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Filling a trench - thickness issue.

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  1. #1
    mxh
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    Default Filling a trench - thickness issue.

    I'm filling in a trench in a concrete floor (in a basement) that has had some new pipework put in it - the only issue is that in a couple of places the concrete is only going to be about 3cm thick over the top of the pipe. The room is only going to be used for foot traffic - ie it's not going to have cars driving over it etc, and will be tiled over the top of the concrete. The original concrete was about 10cm thick.

    A few questions ...
    1. What is the best way of reinforcing thin concrete to prevent it cracking?
    2. Is 3cm too thin?
    3. What would be the minimum thickness that you'd be happy with?

    Also, is it recommended to put plastic sheet under the new concrete - there was plastic under the original concrete but obviously that's been penetrated when the trench was dug.

    Thanks

  2. #2
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    Galvanised chicken wire in a couple of layers is what I would use but I'd also make the concrete a stronger mix with more cement and finer aggregate but others may give you better advice
    I helped a bloke make a concrete canoe once and that was only 5mm thick [ sorry I do not know that particular recipe but it had no water in it only straight Bondcrete as the liquid ingredient] but the stronger the mix the thinner you can go
    "A big boy did it and ran away"

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  3. #3
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    Bit of a pity the pipes weren't dug in a bit deeper...
    Agree - strong mix of concrete and add some bondcrete.
    To tile over the top, hopefully select thicker grade tiles and try to get an entire tile spanning the channel.
    It's only a problem if the new concrete moves (or the pipe gets squashed.
    If there's a chance, consider cutting the side walls of the existing floor at 60 degrees so the new concrete fill will span the gap and be supported by the existing floor once it dries.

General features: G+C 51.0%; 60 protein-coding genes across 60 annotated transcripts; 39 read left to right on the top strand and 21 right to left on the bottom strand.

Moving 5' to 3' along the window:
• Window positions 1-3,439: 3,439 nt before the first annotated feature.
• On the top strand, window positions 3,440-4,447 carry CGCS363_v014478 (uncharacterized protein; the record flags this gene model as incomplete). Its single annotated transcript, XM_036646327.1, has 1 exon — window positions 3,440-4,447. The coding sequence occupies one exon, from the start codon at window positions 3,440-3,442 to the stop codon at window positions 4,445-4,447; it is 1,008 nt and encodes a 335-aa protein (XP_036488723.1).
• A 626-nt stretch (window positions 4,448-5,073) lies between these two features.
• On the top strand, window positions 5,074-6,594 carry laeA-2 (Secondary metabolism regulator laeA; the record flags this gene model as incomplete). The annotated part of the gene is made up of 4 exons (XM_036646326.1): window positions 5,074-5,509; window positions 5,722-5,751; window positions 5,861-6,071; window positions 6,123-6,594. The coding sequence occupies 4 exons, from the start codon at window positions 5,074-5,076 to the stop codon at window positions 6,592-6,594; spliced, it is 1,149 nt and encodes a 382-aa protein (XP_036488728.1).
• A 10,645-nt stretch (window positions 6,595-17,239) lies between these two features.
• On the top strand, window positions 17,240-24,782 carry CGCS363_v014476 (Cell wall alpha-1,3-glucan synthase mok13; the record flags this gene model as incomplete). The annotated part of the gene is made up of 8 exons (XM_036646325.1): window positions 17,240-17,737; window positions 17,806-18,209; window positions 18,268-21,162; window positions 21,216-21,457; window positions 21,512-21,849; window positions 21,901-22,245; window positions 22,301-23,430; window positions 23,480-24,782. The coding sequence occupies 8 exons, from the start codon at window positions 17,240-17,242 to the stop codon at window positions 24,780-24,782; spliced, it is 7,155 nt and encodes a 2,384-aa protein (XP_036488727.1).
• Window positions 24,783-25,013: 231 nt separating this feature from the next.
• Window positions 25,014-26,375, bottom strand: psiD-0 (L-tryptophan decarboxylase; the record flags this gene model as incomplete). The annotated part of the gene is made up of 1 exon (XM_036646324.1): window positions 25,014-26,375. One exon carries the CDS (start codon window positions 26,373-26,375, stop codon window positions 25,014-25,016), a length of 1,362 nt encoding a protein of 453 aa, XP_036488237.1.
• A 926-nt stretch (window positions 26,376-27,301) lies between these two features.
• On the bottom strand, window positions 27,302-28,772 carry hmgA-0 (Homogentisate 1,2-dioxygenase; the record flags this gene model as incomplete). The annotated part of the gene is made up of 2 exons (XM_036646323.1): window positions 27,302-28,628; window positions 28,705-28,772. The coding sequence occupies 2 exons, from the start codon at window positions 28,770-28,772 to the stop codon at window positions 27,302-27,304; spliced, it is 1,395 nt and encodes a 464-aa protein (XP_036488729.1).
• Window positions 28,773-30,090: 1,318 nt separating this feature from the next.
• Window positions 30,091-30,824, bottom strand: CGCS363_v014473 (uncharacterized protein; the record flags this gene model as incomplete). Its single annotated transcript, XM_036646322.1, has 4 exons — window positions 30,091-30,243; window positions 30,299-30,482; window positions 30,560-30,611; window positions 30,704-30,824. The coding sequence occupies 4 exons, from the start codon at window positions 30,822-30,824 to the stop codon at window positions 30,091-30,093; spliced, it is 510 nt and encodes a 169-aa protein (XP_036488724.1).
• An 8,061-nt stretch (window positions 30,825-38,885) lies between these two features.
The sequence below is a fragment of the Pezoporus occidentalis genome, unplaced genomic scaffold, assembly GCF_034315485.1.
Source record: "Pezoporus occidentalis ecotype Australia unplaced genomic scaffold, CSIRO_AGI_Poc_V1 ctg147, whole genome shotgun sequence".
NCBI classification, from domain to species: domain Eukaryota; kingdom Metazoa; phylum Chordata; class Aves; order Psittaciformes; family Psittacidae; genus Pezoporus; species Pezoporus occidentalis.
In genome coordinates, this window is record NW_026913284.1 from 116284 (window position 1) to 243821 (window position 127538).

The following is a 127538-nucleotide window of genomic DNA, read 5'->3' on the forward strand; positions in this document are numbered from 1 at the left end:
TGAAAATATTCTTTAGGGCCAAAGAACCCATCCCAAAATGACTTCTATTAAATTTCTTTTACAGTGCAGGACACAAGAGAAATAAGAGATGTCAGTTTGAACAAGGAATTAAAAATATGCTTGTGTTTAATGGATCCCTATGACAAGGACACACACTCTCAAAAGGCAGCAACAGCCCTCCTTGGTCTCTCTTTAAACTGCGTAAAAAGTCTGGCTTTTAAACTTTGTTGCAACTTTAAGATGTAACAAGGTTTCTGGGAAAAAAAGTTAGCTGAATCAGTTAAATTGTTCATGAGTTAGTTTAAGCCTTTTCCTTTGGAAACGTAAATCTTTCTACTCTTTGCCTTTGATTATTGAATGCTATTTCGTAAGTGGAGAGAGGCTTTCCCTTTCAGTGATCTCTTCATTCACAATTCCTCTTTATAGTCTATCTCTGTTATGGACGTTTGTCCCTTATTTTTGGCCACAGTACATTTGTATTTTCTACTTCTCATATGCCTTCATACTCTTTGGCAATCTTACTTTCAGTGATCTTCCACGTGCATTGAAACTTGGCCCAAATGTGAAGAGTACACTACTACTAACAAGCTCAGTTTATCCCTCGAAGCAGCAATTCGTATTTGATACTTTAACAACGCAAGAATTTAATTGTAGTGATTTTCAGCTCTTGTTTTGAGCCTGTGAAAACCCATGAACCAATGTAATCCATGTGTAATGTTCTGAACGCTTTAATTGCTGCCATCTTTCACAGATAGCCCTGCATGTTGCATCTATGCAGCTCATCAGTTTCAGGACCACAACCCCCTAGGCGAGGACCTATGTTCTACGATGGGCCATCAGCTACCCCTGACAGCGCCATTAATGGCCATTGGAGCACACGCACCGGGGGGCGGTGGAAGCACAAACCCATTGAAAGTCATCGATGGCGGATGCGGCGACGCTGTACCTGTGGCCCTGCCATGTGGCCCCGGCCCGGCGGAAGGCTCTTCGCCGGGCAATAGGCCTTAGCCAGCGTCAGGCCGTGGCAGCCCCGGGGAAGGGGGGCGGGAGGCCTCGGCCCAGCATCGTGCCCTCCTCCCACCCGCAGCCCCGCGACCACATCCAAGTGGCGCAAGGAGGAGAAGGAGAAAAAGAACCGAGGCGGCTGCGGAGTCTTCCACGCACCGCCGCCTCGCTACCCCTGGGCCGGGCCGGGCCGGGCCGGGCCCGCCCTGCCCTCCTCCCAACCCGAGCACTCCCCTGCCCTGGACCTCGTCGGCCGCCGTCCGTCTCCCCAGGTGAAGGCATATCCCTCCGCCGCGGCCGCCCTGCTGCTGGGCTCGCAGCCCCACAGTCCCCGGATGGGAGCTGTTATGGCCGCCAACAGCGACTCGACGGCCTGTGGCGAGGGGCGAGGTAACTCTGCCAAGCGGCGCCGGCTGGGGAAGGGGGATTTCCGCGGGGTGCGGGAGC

Alternatively cut some grooves across the trench in the existing concrete to take a piece of reo every 30cm or so. Bombproof!

  4. #4
    mxh
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    Thanks for the replies - I'll go with both the reinforcement, bondcrete and a strong concrete mix. I also like the idea of 'grooving' in some extra reo - might be a 'belt and braces' approach.

    Can you advise re the waterproofing sheet as well - is that required or is it redundant now that the original sheet has been compromised?

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    Old Chippy 6K
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    If is only foot traffic then pretty much plain sand and cement mix would be fine (i.e.: mortar without lime). Adding more cement or additives is not going to make any difference - if it is 30mm thick then it is likely to crack if there are point loads, but a footfall across it is not likely to do any damage. I assume the pipework is PVC - so the flexing of that under the thin concrete is a weak point as are the two edges where it meets the existing slab, but again once it has set and hardened - more than a month then it should be fine. You didn't say how wide it is - I am assuming around 100mm wide and with the filler mix going down the sides of the pipe so that will give an arch shape that will help prevent cracking anyway. You could add the chicken wire or even a strip of 3mm reo mesh, but for foot traffic only I wouldn't bother.

    Or you could use one of the Ardit products. I wouldn't bother with any particular waterproofing - any capillary action from that small surface area when the rest of the slab is sitting on plastic will be tiny. Usual story though - make sure all external drainage runs away for the house/ basement walls.
    Advice from me on this forum is general and for guidance based on information given by the member posing the question. Not to be used in place of professional advice from people appropriately qualified in the relevant field. All structural work must be approved and constructed to the BCA or other relevant standards by suitably licensed persons. The person doing the work and reading my advice accepts responsibility for ensuring the work done accords with the applicable law.

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    Community Moderator phild01's Avatar
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    I wouldn't bother with an additive, the chicken wire does a great job with thin cement. If you could lay your hands on crushed blue metal then even better.

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    mxh
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    Cheers guys. And the waterproofing?

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    Community Moderator phild01's Avatar
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    Quote Originally Posted by mxh View Post
    Cheers guys. And the waterproofing?
    picture

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    mxh
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    Sorry, picture of what?

    I've cut a trench in a concrete floor, have put in some pipes and am filling it in. I'm asking if I need to put a waterproof membrane under the new concrete.